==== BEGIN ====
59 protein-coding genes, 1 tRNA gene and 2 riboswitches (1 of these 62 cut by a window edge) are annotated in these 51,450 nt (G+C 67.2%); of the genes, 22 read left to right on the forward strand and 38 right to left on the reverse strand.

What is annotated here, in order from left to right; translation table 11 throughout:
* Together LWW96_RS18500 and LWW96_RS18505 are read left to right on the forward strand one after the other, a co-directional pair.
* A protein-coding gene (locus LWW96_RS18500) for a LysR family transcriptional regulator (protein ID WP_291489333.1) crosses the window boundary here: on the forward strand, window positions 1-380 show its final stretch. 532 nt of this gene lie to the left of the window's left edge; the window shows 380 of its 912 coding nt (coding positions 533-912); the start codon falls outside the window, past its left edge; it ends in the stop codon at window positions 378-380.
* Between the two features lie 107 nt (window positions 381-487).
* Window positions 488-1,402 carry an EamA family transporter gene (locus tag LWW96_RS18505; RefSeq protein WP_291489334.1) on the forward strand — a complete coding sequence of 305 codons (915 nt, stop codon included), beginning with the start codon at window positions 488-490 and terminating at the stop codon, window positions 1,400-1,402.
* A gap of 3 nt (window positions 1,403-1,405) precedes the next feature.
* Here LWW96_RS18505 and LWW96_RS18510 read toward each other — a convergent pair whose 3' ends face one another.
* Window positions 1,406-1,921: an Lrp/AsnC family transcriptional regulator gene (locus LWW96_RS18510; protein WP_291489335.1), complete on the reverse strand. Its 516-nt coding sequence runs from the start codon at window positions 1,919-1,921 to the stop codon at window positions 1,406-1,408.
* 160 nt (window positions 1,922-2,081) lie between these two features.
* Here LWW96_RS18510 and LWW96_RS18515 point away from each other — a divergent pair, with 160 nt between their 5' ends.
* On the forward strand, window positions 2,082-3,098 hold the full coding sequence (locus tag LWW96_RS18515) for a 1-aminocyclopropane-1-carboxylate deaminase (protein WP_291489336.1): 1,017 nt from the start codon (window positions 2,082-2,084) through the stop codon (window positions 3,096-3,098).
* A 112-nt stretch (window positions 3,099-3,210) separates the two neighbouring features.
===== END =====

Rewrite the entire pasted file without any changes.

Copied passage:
59 protein-coding genes, 1 tRNA gene and 2 riboswitches (1 of these 62 cut by a window edge) are annotated in these 51,450 nt (G+C 67.2%); of the genes, 22 read left to right on the forward strand and 38 right to left on the reverse strand.

What is annotated here, in order from left to right; translation table 11 throughout:
* Together LWW96_RS18500 and LWW96_RS18505 are read left to right on the forward strand one after the other, a co-directional pair.
* A protein-coding gene (locus LWW96_RS18500) for a LysR family transcriptional regulator (protein ID WP_291489333.1) crosses the window boundary here: on the forward strand, window positions 1-380 show its final stretch. 532 nt of this gene lie to the left of the window's left edge; the window shows 380 of its 912 coding nt (coding positions 533-912); the start codon falls outside the window, past its left edge; it ends in the stop codon at window positions 378-380.
* Between the two features lie 107 nt (window positions 381-487).
* Window positions 488-1,402 carry an EamA family transporter gene (locus tag LWW96_RS18505; RefSeq protein WP_291489334.1) on the forward strand — a complete coding sequence of 305 codons (915 nt, stop codon included), beginning with the start codon at window positions 488-490 and terminating at the stop codon, window positions 1,400-1,402.
* A gap of 3 nt (window positions 1,403-1,405) precedes the next feature.
* Here LWW96_RS18505 and LWW96_RS18510 read toward each other — a convergent pair whose 3' ends face one another.
* Window positions 1,406-1,921: an Lrp/AsnC family transcriptional regulator gene (locus LWW96_RS18510; protein WP_291489335.1), complete on the reverse strand. Its 516-nt coding sequence runs from the start codon at window positions 1,919-1,921 to the stop codon at window positions 1,406-1,408.
* 160 nt (window positions 1,922-2,081) lie between these two features.
* Here LWW96_RS18510 and LWW96_RS18515 point away from each other — a divergent pair, with 160 nt between their 5' ends.
* On the forward strand, window positions 2,082-3,098 hold the full coding sequence (locus tag LWW96_RS18515) for a 1-aminocyclopropane-1-carboxylate deaminase (protein WP_291489336.1): 1,017 nt from the start codon (window positions 2,082-2,084) through the stop codon (window positions 3,096-3,098).
* A 112-nt stretch (window positions 3,099-3,210) separates the two neighbouring features.